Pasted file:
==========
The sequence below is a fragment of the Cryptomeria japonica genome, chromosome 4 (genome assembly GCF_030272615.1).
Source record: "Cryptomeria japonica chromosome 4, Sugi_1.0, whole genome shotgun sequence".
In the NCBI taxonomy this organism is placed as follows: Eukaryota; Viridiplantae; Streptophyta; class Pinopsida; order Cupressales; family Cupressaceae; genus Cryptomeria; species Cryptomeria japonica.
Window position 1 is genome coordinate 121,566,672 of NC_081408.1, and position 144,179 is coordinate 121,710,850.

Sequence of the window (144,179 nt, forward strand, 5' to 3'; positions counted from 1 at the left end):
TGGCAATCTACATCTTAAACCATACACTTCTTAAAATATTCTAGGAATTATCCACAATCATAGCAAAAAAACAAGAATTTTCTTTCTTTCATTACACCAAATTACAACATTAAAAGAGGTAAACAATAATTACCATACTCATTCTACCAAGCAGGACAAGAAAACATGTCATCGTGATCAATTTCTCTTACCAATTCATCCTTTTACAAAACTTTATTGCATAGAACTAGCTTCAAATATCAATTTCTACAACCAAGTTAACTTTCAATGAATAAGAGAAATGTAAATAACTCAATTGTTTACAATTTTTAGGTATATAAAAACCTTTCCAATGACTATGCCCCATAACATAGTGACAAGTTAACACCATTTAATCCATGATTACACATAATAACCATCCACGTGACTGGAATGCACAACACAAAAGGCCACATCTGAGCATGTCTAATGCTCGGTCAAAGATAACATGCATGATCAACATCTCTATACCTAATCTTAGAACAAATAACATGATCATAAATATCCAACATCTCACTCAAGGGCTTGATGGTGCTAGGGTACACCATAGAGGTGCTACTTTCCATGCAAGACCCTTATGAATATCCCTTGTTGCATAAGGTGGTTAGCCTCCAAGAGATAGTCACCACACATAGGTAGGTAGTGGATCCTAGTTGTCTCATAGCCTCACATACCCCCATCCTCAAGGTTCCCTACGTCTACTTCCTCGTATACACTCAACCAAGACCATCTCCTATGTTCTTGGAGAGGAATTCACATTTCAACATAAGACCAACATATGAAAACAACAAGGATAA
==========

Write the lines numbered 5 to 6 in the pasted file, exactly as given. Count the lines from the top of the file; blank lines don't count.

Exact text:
Sequence of the window (144,179 nt, forward strand, 5' to 3'; positions counted from 1 at the left end):
TGGCAATCTACATCTTAAACCATACACTTCTTAAAATATTCTAGGAATTATCCACAATCATAGCAAAAAAACAAGAATTTTCTTTCTTTCATTACACCAAATTACAACATTAAAAGAGGTAAACAATAATTACCATACTCATTCTACCAAGCAGGACAAGAAAACATGTCATCGTGATCAATTTCTCTTACCAATTCATCCTTTTACAAAACTTTATTGCATAGAACTAGCTTCAAATATCAATTTCTACAACCAAGTTAACTTTCAATGAATAAGAGAAATGTAAATAACTCAATTGTTTACAATTTTTAGGTATATAAAAACCTTTCCAATGACTATGCCCCATAACATAGTGACAAGTTAACACCATTTAATCCATGATTACACATAATAACCATCCACGTGACTGGAATGCACAACACAAAAGGCCACATCTGAGCATGTCTAATGCTCGGTCAAAGATAACATGCATGATCAACATCTCTATACCTAATCTTAGAACAAATAACATGATCATAAATATCCAACATCTCACTCAAGGGCTTGATGGTGCTAGGGTACACCATAGAGGTGCTACTTTCCATGCAAGACCCTTATGAATATCCCTTGTTGCATAAGGTGGTTAGCCTCCAAGAGATAGTCACCACACATAGGTAGGTAGTGGATCCTAGTTGTCTCATAGCCTCACATACCCCCATCCTCAAGGTTCCCTACGTCTACTTCCTCGTATACACTCAACCAAGACCATCTCCTATGTTCTTGGAGAGGAATTCACATTTCAACATAAGACCAACATATGAAAACAACAAGGATAA